Mala Sangre
November 19, 2012 at 10:12 pm

and so the saying. ' don't put all your eggs in one basket ". don't put anything where your kids can find it either. that's why kids often aren't that surprised on Christmas.

November 19, 2012 at 10:08 pm

why would you keepthat much money in your house? Atleast Have a safe ifyour not going to keep your money in the bank

November 19, 2012 at 8:35 pm

How is it possible for a boy to buy so much candy in UKraine? That would be a whole truck load. Something in this story is not adding up. How much candy can one person buy for $53,600.00 dollars?

November 19, 2012 at 6:42 pm

Hey Daphne, maybe you should help your daughter out more and she wouldnt have to lower herself to do that. Family first always. The Church will be alright without a weekly payday.

November 19, 2012 at 5:32 pm

When I was 8 I took 5 cents from several coins my mother had placed under a dresser scarf, along with several other coins. How was I to know there was only one nickel and she would be looking for it, or needing it? I used it to buy a candy bar, even offered my oldest sister half. When my mother asked where her nickle was, you guessed it, my sister ratted me out. I was given a "talking to" that to this day has made me the most honest person on the planet. My mother put so much guilt into me that I won't even take extra change given to me at the store and the incident also made me more responsible. This of course doesn't compare to thousands of dollars worth of candy, but that's my story. zzzzzzzzzzzzzz lmfao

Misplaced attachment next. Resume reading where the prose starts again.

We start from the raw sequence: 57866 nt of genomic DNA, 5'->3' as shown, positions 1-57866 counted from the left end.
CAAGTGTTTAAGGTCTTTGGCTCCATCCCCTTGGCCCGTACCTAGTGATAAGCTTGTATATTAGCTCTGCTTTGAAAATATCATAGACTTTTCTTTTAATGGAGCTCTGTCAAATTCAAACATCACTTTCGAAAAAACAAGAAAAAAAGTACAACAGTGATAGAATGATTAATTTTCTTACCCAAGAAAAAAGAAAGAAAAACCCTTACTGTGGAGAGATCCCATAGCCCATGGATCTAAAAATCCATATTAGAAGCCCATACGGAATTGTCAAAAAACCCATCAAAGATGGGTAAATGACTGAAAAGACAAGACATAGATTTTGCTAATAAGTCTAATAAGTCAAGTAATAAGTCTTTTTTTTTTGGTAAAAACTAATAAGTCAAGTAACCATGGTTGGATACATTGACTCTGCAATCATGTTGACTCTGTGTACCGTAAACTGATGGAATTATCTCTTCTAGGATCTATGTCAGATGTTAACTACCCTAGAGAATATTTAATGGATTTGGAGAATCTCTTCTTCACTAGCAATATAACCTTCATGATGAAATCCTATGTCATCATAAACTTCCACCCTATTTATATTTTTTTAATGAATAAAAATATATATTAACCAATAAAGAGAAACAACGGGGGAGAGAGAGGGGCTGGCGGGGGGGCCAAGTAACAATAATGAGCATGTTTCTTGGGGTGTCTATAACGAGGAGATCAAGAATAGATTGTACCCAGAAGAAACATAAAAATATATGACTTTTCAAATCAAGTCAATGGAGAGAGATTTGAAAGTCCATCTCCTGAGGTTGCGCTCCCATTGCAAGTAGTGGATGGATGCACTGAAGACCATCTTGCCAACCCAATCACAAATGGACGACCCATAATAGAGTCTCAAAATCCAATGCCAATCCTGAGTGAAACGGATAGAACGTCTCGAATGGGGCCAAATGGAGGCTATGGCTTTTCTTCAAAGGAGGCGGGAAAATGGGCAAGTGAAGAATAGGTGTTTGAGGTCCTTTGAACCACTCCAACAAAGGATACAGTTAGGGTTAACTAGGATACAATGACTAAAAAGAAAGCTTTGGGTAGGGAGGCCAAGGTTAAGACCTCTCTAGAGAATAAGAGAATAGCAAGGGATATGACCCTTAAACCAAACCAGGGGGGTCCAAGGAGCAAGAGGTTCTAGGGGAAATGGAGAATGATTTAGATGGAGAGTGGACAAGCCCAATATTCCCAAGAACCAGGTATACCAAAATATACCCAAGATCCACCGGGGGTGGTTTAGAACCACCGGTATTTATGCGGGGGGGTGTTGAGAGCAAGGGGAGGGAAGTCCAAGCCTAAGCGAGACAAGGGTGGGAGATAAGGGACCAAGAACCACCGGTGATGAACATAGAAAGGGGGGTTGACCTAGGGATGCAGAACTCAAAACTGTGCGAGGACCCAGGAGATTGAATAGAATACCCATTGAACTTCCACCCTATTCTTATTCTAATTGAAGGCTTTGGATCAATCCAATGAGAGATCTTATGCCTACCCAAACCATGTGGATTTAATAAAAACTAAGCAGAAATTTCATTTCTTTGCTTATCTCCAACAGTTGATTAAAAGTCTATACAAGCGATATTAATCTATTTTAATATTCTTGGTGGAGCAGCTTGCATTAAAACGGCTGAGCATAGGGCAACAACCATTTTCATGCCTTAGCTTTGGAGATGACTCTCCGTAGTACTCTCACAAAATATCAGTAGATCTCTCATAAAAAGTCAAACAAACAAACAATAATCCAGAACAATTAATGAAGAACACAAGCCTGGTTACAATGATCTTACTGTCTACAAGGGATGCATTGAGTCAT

November 19, 2012 at 5:14 pm

My mother had a container of silver half-dollars saved in her sock drawer. As 2nd grade kids we didn't understand the value of those fifty-cent pieces and took them 1 by 1 until they were gone.... to buy candy from the laundromat on the way to school.

I always felt bad about it and confessed once I was an adult. She said she always thought my dad was the one who took them. They'd be worth quite a bit now ... so yes, kids and hidden money = temptation for sugar and are not a good combination.

November 19, 2012 at 2:07 am

I was pregnant with my first child. I had had so much trouble with banks and their fees. When I got paid, and got m income tax refund, I decided to put it in what I thought was a smart hiding place. My baby came early, and while I was in the hospital after a c-section, a "friend" of my husband's offered to put the baby bed together for us, with my husband at the hospital with me, his buddy ransacked our apt, found my $2,000 and took every penny, he also didn't put the bed together. At the time I made about $650 a week and my husband the same so we felt the loss of that money, especially with the new baby.

November 18, 2012 at 10:20 pm

My daughter, a grown-up; took money from my church tithe envelope to pay for a birthday party for her kid- with an I.O.U. that I didn't see until MUCH later- very BAD! She owes' it to GOD who is going to be taken OUT of her hide at the rate of 20% (for NOT tithing HERSELF)- and stealing from this money set aside for CHARITY.

November 18, 2012 at 8:02 pm

William - More than likely the family can't afford a safe. Get a clue, and get a life.